Autumn Semester 2020 takes place in a mixed form of online and classroom teaching.
Please read the published information on the individual courses carefully.

Frank Schimmelfennig: Catalogue data in Spring Semester 2020

Name Prof. Dr. Frank Schimmelfennig
FieldEuropäische Politik
Address
Professur für Europäische Politik
ETH Zürich, IFW D 45.1
Haldeneggsteig 4
8092 Zürich
SWITZERLAND
Award: The Golden Owl
Telephone+41 44 632 80 62
Fax+41 44 632 12 89
E-mailfrank.schimmelfennig@eup.gess.ethz.ch
DepartmentHumanities, Social and Political Sciences
RelationshipFull Professor

NumberTitleECTSHoursLecturers
851-0587-00LCIS Colloquium Restricted registration - show details
This seminar is open for staff members based at the Center for Comparative and International Studies, CIS.
2 credits1KF. Schimmelfennig
AbstractIn this seminar staff members of the Center for Comparative and International Studies (CIS) and external guests present and discuss their research.
ObjectiveIn this seminar staff members of the Center for Comparative and International Studies (CIS) and external guests present and discuss their research.
ContentPresentation and discussion of current research.
Lecture notesDistributed electronically.
LiteratureDistributed electronically.
Prerequisites / NoticeDates of the Colloquium see:
http://www.cis.ethz.ch/events/colloquium
853-0048-00LInternational Politics: Theory and Methods (with Tutorat) Restricted registration - show details
Only for Public Policy BA.
4 credits3G + 1UF. Schimmelfennig
AbstractThe course covers the main theories (realism, institutionalism, liberalism, transnationalism and constructivism) as well as core problems of international politics such as war, peace, international cooperation and integration. The lectures are accompanied by a tutorial with case studies.
ObjectiveFirst, the course seeks to generate a better understanding of the central and specific problems of politics in the international realm, which result from the absence of centralized rule enforcement ("anarchy") . In addition, participants become familiar with the main theories of International Relations and the mechanisms and conditions these identify for solving international problems of security and cooperation. Case studies on areas and issues of international politics provide an overview of current international developments and an exemplary application of IR theory.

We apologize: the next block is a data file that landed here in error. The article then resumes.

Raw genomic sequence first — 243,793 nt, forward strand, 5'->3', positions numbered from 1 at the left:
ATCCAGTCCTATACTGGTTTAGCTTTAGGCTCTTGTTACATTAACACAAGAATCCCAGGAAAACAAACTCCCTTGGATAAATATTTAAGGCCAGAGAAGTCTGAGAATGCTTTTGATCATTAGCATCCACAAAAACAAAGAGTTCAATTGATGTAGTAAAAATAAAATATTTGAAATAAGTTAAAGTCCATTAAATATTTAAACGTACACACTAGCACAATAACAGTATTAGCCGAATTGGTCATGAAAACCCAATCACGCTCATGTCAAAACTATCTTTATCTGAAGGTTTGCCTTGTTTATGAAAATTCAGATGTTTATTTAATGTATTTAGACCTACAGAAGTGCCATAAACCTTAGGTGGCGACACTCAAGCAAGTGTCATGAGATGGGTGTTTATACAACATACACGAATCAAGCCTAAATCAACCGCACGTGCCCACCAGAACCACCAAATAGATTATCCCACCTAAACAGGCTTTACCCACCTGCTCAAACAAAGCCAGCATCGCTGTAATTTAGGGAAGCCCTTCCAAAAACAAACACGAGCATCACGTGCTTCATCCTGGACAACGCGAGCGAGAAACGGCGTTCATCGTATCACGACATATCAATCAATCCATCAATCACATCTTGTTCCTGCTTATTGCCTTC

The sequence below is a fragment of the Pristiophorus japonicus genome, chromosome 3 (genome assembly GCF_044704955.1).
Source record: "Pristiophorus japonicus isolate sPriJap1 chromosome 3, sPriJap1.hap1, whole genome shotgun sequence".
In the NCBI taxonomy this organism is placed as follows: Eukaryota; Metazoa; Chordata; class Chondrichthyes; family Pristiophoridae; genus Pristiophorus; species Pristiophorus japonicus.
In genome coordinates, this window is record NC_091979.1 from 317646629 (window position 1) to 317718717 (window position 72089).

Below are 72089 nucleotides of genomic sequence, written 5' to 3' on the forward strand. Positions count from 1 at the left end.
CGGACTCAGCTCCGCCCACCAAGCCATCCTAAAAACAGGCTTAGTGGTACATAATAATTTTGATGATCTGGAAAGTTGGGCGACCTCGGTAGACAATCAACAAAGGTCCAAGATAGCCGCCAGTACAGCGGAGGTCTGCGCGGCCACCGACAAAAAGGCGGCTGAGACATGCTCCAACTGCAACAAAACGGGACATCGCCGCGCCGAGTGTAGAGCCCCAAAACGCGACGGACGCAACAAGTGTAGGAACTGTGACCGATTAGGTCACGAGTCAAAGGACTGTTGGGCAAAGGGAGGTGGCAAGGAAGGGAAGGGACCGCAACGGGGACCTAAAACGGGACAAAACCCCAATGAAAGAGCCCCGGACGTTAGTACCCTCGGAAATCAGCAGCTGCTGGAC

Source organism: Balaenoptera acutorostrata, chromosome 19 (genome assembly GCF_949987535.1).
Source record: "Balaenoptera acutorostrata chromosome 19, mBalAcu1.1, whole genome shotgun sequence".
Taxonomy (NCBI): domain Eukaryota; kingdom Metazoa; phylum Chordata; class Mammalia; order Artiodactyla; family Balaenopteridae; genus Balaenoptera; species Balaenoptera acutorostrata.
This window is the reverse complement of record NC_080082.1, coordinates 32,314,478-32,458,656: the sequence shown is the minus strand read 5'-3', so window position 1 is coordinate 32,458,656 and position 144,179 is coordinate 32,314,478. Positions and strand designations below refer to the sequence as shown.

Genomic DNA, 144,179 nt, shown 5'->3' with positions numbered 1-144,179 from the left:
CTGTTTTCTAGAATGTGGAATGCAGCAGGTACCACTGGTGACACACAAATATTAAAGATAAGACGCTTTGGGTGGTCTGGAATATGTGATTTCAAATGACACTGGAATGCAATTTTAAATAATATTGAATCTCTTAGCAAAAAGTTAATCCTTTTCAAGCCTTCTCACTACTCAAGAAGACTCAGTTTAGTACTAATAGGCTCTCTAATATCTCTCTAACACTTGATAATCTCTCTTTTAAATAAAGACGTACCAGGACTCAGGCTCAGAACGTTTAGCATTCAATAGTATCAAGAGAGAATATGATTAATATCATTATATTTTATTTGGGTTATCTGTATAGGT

Content1. The subject-matter and problems of international politics

Theories
2. Power and Balance: Realism
3. Problem structures and negotiations in international politics
4. Interdependence and Institutions: Institutionalism and Transnationalism
5. Democracy and Society: Liberalism
6. Identity and Community: Constructivism

Issue Areas and Relationships
7. War: New Wars
8. Peace: The "long" and the "democratic" peace
9. Security cooperation: the new NATO
10. Economic cooperation: the world trade order
11. Human rights cooperation: global and regional human rights regimes
12. Legitimacy and Democracy in Global Governance
Lecture notesSchimmelfennig, Frank: Internationale Politik. Paderborn: Schöningh Verlag, 5. Auflage, 2017.
853-0048-01LInternational Politics: Theory and Methods3 credits3GF. Schimmelfennig
AbstractThe course covers the main theories (realism, institutionalism, liberalism, transnationalism and constructivism) as well as core problems of international politics such as war, peace, international cooperation and integration.
ObjectiveFirst, the course seeks to generate a better understanding of the central and specific problems of politics in the international realm, which result from the absence of centralized rule enforcement ("anarchy") . In addition, participants become familiar with the main theories of International Relations and the mechanisms and conditions these identify for solving international problems of security and cooperation. Case studies on areas and issues of international politics provide an overview of current international developments and an exemplary application of IR theory.
Content1. The subject-matter and problems of international politics

Theories
2. Power and Balance: Realism
3. Problem structures and negotiations in international politics
4. Interdependence and Institutions: Institutionalism and Transnationalism
5. Democracy and Society: Liberalism
6. Identity and Community: Constructivism

Issue Areas and Relationships
7. War: New Wars
8. Peace: The "long" and the "democratic" peace
9. Security cooperation: the new NATO
10. Economic cooperation: the world trade order